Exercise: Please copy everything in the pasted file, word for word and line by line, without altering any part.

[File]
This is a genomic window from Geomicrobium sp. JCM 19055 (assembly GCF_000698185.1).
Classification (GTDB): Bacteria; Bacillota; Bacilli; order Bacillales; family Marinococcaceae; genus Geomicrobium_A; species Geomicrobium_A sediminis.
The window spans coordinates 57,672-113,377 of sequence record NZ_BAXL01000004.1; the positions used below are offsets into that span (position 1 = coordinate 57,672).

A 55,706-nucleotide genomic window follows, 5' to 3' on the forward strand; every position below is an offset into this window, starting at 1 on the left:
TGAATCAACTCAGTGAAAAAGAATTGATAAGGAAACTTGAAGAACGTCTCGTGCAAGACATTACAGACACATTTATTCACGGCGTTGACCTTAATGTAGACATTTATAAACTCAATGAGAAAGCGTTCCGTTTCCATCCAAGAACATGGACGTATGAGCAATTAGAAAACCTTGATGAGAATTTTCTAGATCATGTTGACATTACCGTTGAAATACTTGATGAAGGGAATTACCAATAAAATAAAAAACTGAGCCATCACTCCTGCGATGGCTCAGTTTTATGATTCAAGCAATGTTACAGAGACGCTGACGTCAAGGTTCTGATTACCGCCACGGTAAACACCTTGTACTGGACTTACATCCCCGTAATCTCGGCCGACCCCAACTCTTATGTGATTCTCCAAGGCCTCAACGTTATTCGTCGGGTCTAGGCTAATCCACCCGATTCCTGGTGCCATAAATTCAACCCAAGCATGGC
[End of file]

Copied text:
This is a genomic window from Geomicrobium sp. JCM 19055 (assembly GCF_000698185.1).
Classification (GTDB): Bacteria; Bacillota; Bacilli; order Bacillales; family Marinococcaceae; genus Geomicrobium_A; species Geomicrobium_A sediminis.
The window spans coordinates 57,672-113,377 of sequence record NZ_BAXL01000004.1; the positions used below are offsets into that span (position 1 = coordinate 57,672).

A 55,706-nucleotide genomic window follows, 5' to 3' on the forward strand; every position below is an offset into this window, starting at 1 on the left:
TGAATCAACTCAGTGAAAAAGAATTGATAAGGAAACTTGAAGAACGTCTCGTGCAAGACATTACAGACACATTTATTCACGGCGTTGACCTTAATGTAGACATTTATAAACTCAATGAGAAAGCGTTCCGTTTCCATCCAAGAACATGGACGTATGAGCAATTAGAAAACCTTGATGAGAATTTTCTAGATCATGTTGACATTACCGTTGAAATACTTGATGAAGGGAATTACCAATAAAATAAAAAACTGAGCCATCACTCCTGCGATGGCTCAGTTTTATGATTCAAGCAATGTTACAGAGACGCTGACGTCAAGGTTCTGATTACCGCCACGGTAAACACCTTGTACTGGACTTACATCCCCGTAATCTCGGCCGACCCCAACTCTTATGTGATTCTCCAAGGCCTCAACGTTATTCGTCGGGTCTAGGCTAATCCACCCGATTCCTGGTGCCATAAATTCAACCCAAGCATGGC